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Afghanistan's Poor Face a Looming Crisis

See pictures from Afghanistan See pictures from Afghanistan after the Sept. 11 terror attacks in New York and Washington, D.C.

A woman with her child at a hospital in Kabul

A woman with her child at a hospital in Kabul, Sept. 22.

Sept. 24, 2001 -- Millions of Afghanis depend on international aid for survival, in a country wracked by civil strife and periodic drought. But the delivery of that aid was thrown into doubt when Afghanistan's ruling Taliban regime rejected the U.S. ultimatum to hand over suspected terrorist mastermind Osama bin Laden and the members of his group, al Qaeda.

The United States is the biggest aid provider to Afghanistan's poor. Despite the Sept. 11 attacks, the United States said Sept. 21 that it would honor a commitment (made earlier this year) to donate 100,000 tons of wheat to Afghanistan's needy. But under the current situation, delivering the aid will not be possible, said Mohamed Zejjari, director of operations of the U.N. World Food Programme.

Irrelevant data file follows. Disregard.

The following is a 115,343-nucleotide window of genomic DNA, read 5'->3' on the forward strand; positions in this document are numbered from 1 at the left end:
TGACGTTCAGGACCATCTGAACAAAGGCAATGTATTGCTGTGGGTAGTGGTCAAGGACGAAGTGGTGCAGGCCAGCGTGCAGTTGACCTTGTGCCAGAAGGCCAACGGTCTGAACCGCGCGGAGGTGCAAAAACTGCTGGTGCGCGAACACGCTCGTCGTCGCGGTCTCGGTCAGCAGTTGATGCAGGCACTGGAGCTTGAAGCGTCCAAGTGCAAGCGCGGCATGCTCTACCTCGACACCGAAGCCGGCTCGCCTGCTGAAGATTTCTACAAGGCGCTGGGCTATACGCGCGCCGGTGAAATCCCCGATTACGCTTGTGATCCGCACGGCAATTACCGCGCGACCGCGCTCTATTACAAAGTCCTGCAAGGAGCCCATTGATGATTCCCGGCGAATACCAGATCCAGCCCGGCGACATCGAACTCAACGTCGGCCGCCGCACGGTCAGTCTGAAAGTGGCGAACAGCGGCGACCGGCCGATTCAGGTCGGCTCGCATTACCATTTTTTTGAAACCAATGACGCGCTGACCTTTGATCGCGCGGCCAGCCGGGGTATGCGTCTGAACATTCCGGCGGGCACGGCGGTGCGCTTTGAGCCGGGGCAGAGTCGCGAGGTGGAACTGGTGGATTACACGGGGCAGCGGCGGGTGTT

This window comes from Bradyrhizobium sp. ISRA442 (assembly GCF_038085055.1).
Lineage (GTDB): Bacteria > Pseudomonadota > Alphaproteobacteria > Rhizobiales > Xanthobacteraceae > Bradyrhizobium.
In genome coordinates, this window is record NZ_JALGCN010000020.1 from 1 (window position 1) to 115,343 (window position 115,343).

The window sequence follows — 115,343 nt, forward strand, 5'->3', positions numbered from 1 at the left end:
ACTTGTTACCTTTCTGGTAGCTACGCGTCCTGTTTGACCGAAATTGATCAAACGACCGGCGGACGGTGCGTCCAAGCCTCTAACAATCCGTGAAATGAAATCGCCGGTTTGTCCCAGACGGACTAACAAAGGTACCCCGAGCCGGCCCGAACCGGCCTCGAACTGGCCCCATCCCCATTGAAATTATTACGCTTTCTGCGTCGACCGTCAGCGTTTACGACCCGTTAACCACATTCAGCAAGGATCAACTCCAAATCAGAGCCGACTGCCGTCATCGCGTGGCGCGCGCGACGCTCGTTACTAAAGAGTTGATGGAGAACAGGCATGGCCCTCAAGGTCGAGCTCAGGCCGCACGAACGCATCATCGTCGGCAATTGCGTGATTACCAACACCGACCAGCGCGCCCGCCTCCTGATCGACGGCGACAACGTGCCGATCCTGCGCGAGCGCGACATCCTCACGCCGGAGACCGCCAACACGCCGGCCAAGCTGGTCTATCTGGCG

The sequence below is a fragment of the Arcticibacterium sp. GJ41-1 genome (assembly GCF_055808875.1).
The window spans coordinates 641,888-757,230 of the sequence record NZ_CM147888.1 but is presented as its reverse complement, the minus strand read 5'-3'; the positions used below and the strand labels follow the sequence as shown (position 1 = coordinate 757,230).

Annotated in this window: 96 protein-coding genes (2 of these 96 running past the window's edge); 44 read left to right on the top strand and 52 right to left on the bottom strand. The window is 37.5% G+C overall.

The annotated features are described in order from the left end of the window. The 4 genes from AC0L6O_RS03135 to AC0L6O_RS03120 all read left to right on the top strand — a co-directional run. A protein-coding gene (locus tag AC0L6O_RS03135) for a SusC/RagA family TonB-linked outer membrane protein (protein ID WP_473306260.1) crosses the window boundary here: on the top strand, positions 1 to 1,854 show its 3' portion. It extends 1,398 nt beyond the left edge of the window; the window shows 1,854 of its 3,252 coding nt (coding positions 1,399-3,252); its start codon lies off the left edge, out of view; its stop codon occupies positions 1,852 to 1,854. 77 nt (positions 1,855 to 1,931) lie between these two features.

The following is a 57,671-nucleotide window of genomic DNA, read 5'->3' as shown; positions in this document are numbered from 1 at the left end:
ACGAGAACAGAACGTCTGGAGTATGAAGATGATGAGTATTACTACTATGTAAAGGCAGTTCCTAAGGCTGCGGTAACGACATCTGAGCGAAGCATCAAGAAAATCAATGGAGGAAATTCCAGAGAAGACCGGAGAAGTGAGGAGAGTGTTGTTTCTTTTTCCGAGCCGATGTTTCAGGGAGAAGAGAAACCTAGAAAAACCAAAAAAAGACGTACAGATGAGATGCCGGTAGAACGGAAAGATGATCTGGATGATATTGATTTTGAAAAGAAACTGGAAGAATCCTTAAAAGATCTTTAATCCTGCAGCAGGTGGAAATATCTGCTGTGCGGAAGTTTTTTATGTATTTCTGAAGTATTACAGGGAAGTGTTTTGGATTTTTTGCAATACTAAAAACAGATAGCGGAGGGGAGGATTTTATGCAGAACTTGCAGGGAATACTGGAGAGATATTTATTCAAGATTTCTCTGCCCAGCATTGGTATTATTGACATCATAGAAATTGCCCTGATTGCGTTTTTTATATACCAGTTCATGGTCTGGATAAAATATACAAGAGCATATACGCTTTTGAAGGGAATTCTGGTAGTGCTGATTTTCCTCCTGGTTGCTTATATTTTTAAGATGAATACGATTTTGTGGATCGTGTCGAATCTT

Aid agencies say food, medicine, and other essential supplies could run out in Afghanistan within one month, as Pakistan and Iran seal their borders and the U.N. and other non-governmental organizations withdraw their foreign aid staff.

A malnourished baby lies in an Afghan hospital

A malnourished baby at an Afghan hospital, Sept. 22.

Some 6 million Afghanis are threatened by food shortages, and at least 1 million could face starvation if the World Food Programme cannot return its evacuated staff to the country and resume normal operations there, a spokesman said.

Other Resources

Learn more about Afghanistan's looming food crisis from the U.N. World Food Programme, the world's biggest food aid agency.